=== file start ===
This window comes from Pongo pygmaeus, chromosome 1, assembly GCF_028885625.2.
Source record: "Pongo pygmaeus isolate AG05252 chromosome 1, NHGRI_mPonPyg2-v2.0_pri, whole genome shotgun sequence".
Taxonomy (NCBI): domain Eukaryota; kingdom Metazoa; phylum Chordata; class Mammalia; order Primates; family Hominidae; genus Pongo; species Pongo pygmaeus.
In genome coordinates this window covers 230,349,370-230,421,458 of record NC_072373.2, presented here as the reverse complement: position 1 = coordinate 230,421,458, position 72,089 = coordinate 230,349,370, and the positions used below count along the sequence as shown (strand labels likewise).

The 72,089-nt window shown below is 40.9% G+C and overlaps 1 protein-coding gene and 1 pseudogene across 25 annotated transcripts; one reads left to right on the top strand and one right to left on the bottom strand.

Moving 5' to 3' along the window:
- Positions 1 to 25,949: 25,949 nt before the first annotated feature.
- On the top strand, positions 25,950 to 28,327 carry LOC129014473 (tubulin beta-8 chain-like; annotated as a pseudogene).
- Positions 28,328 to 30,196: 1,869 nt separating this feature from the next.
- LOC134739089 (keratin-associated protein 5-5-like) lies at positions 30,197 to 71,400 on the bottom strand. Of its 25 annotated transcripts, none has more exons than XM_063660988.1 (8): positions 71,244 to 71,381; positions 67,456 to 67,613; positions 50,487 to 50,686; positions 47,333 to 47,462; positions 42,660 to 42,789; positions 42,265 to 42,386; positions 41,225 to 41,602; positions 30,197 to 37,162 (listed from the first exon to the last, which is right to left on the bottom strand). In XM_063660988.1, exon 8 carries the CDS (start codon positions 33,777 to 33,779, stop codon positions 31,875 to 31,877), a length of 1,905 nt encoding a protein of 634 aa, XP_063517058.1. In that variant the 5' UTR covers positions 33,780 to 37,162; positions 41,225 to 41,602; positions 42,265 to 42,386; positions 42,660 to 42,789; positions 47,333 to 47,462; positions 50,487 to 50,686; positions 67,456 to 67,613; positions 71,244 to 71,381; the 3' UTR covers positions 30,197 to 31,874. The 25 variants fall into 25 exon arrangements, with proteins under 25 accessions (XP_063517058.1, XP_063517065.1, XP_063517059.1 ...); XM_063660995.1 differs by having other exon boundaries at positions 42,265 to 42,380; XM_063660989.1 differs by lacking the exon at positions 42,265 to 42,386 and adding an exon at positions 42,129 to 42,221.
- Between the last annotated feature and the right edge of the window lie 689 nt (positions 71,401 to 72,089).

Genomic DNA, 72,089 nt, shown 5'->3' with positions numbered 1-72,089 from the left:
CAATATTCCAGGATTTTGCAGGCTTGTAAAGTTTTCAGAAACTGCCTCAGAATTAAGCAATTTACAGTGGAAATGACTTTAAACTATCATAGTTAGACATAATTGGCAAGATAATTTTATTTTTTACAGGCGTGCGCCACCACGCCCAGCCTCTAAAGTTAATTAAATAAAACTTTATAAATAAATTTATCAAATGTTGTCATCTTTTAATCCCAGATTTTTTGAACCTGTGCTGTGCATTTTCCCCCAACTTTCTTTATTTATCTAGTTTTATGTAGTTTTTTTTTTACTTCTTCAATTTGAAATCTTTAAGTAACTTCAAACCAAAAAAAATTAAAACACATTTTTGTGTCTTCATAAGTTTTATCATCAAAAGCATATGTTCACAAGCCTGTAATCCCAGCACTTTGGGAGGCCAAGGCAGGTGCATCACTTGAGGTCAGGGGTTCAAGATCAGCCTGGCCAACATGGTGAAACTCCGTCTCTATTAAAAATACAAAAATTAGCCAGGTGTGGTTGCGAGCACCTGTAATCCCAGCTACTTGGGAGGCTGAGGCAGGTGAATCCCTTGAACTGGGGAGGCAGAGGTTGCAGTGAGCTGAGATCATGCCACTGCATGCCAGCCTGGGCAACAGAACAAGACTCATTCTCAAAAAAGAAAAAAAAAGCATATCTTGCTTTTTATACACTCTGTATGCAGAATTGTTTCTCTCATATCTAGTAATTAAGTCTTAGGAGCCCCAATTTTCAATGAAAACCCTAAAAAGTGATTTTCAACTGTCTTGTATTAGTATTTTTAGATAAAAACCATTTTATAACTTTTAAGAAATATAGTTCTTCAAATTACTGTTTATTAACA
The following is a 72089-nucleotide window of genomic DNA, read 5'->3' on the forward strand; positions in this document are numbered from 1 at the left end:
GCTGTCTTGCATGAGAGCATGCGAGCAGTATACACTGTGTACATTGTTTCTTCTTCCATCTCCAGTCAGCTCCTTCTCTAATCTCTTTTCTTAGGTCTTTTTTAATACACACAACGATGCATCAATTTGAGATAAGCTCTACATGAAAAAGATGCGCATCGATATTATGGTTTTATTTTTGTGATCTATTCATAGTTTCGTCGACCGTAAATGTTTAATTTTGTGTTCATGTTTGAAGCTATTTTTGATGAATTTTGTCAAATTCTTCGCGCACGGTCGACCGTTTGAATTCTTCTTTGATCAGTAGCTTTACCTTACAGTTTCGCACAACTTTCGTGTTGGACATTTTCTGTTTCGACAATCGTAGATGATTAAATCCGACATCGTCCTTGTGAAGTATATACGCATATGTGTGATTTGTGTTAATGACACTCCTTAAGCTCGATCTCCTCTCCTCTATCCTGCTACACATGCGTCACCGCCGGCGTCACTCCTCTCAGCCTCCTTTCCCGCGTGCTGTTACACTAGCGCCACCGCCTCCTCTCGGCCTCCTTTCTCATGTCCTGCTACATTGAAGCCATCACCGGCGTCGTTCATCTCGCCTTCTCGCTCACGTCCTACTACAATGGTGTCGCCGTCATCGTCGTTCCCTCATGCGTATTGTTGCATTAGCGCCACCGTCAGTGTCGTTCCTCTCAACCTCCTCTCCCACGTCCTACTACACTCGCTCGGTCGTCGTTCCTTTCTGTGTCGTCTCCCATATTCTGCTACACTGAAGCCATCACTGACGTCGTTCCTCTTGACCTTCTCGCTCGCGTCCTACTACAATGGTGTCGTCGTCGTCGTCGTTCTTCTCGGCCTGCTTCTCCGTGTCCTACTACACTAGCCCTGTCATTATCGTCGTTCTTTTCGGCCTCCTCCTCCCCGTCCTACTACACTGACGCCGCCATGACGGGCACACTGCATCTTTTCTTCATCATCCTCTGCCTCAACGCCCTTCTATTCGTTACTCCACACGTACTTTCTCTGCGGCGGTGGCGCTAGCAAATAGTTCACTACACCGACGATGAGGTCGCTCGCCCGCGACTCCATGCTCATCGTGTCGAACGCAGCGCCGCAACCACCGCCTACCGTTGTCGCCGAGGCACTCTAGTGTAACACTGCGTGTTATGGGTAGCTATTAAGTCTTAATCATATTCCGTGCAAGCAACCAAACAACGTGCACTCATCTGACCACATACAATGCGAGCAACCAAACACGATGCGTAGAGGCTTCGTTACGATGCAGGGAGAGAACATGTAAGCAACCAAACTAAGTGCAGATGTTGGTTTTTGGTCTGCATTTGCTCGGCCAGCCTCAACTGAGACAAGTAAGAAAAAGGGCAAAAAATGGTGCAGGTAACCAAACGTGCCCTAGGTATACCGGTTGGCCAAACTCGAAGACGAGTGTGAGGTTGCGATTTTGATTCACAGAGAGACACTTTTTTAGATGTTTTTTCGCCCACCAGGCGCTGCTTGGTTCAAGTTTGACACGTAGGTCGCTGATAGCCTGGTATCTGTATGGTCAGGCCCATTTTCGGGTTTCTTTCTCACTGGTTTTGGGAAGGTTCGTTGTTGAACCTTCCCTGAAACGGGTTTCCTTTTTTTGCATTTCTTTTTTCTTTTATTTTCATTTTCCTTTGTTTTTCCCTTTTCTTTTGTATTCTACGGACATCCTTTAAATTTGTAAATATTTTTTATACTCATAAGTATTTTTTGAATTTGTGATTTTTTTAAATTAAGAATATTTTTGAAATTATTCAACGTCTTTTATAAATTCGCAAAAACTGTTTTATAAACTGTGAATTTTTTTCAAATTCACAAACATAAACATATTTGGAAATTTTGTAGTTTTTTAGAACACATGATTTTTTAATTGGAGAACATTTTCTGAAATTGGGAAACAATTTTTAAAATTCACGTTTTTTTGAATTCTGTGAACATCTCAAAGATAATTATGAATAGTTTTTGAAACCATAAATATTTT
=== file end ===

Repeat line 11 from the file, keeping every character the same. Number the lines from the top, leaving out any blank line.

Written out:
- Between the last annotated feature and the right edge of the window lie 689 nt (positions 71,401 to 72,089).